Lavenders are susceptible to many infections that can cause them to turn yellow. One of them is powdery mildew, a fungal infection that is prone to the leaves of the plants with poor air ventilation that conserves wet soil.
However, powdery mildew causes the lavender plant to turn yellow and eventually brown; it can also cause the flower production to fall off prematurely.
4. How Do You Fix Yellow Lavender Leaves?
Lavender leaves turning yellow by several factors: excess nutrients (more nitrogen), pests, or diseases. Luckily, you can follow a few steps to fix this problem.
First, check the fertilizer sand. Lavenders prefer well-drained sandy soil. If the soil is too compacted or heavy, it can lead to the yellowing of the leaves. You may need to amend the soil to improve draining.
The next step is to check the pests. Whiteflies, Aphids, Snails, and Fungi are all pests that can feed on lavender plants and causes the leaves to turn yellow. However, these pests can be controlled using insecticidal soaps, neem oil, or horticultural oil.
Finally, if neither of these solutions seems to work, your lavender plant is suffering from the most common condition, root rot, which can cause leaves to turn yellow and eventually kill the plant. To cure root rot, decompose the over watering roots, remove affected areas, throw away the soil sand, wash the pot thoroughly and repot your lavender with more draining soil.
5. What Does an Overwatered Lavender Look Like?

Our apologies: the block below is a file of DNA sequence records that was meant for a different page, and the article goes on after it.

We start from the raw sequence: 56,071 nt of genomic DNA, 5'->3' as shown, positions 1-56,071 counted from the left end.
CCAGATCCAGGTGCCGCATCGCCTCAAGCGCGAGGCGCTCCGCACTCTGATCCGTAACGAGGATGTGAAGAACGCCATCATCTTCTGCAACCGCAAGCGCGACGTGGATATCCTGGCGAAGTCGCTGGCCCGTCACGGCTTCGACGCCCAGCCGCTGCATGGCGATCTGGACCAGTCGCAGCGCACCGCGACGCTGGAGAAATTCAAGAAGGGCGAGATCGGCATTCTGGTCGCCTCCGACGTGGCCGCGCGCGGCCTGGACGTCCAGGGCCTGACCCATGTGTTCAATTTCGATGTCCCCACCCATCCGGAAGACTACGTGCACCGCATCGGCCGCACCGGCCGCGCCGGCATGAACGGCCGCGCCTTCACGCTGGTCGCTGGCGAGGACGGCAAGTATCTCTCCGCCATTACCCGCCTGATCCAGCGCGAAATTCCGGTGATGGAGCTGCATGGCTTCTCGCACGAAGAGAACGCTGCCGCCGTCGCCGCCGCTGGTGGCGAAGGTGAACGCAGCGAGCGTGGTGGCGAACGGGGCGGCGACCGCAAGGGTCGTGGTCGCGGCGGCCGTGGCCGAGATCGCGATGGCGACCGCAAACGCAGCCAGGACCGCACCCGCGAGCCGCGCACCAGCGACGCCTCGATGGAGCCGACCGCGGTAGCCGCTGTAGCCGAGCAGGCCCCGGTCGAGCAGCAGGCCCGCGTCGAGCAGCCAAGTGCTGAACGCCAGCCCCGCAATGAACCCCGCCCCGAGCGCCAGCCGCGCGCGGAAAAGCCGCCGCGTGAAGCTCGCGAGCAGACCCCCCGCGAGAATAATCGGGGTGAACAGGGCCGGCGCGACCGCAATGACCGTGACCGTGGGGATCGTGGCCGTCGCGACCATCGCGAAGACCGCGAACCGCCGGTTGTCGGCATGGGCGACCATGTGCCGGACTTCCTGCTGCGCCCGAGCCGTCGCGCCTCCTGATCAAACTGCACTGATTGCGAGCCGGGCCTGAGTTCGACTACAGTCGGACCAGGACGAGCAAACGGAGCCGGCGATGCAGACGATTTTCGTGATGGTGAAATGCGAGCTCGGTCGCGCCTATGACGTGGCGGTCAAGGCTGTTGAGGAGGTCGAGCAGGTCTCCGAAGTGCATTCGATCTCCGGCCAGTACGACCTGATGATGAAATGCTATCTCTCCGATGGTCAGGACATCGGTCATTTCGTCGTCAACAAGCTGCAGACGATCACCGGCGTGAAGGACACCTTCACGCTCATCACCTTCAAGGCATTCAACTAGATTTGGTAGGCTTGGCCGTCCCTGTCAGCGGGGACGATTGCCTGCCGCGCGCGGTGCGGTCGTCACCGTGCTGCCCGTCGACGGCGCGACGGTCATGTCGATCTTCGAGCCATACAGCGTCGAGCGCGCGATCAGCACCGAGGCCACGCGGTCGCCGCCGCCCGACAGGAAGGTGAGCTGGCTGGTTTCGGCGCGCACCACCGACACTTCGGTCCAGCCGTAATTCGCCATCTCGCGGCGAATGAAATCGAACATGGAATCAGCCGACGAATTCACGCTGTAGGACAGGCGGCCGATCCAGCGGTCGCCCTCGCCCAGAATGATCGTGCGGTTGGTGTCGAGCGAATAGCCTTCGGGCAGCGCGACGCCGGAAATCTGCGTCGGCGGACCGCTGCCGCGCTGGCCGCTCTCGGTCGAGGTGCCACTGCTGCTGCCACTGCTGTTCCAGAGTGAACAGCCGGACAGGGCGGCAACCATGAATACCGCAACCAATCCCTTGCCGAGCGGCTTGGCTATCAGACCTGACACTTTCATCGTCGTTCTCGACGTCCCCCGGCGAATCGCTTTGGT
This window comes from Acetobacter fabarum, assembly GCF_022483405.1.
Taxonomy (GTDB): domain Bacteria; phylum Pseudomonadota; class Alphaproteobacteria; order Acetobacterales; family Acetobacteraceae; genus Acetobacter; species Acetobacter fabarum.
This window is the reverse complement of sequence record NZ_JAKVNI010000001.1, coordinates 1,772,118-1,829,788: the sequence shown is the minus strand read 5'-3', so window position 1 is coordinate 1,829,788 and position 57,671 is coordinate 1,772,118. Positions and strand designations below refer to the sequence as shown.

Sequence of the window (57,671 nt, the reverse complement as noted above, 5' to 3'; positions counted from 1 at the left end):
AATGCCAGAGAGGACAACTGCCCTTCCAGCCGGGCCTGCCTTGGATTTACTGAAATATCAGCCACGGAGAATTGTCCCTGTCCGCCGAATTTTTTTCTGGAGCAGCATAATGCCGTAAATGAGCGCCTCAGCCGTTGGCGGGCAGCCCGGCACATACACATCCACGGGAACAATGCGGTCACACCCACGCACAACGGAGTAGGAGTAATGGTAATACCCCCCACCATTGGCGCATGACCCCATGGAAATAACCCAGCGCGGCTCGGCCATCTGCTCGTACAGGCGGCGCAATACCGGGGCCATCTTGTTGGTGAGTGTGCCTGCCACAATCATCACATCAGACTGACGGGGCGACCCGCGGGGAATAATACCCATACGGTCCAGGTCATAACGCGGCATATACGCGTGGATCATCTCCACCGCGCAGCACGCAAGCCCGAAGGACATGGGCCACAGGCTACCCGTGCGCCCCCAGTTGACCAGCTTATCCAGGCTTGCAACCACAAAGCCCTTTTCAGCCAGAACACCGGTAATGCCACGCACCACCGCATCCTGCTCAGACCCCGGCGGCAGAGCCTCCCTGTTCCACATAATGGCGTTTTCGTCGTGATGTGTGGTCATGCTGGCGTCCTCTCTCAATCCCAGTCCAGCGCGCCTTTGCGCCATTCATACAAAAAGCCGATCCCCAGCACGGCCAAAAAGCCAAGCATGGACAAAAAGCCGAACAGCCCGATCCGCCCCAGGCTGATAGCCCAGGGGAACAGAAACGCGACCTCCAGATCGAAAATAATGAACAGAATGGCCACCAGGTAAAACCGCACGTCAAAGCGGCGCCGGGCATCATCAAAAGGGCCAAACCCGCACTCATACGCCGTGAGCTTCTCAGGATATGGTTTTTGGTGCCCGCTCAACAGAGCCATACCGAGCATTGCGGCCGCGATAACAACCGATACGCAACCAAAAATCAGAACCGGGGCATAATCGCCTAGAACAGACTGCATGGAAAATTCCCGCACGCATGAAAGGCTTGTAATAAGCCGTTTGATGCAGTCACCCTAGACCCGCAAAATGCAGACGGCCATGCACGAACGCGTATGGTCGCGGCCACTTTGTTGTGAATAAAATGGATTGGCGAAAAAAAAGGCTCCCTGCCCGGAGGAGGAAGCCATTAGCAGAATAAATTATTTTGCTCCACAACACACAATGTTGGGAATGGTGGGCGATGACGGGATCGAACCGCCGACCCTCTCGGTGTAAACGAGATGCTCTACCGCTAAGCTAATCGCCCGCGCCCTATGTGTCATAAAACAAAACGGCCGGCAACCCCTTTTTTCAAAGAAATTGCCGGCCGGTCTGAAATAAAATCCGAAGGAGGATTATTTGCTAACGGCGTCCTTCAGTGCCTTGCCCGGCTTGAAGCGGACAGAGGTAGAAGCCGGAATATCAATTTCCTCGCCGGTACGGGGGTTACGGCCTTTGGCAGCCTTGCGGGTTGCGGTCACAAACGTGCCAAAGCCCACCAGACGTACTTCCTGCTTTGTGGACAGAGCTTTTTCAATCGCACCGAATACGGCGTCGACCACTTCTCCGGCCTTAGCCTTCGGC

An overwatered lavender will look wilted, and the leaves will be yellow or brown. The flowers may also be drooping. If you think your lavender is getting excess water, check the soil conditions to see if it is wet or dry.
If the soil is dry, then your healthy plant is getting enough water. However, if the soil is moist, you may overwater your lavender.
6. How Often Do You Need to Water Lavender?
Lavenders are drought-resistant, so they don’t need over watering. Too much water can harm the lavenders. You should water your lavenders once a week during hotter months. However, in cooler weather, you can water it less frequently.
Ideally, potted lavenders are watered one to two times after every two weeks till they are harvested.
7. How to Fix Overwatered Lavender?
If your lavenders are overwatered, the first thing you need to do is stop watering it. Then check the drainage of your pot to make sure your pot drains out quickly.
If your pot doesn’t have good drainage, repot your lavender in new potting mix with better drainage.
Finally, wait a few days and see if your lavenders growth is improving. If it’s not looking good, you may need to trim off some stems or leaves affected by the overwatering.
8. Final Thoughts
Well, there you have it. We have shown you how to prevent your lavenders plants from turning yellow and stressed. Following these great tips can recover those dull yellow leaves into lush and purple.
Remember, the best time to plant lavenders is spring, according to the USDA growing zones, so thatyou can enjoy the purple blooms all season long.
Further, be sure to put these tips into practice so your garden can look its best!
Have you ever tried growing lavender before? What are some of your tips and tricks for keeping this beautiful plant healthy? Let us know in the comments below.
Thanks for reading!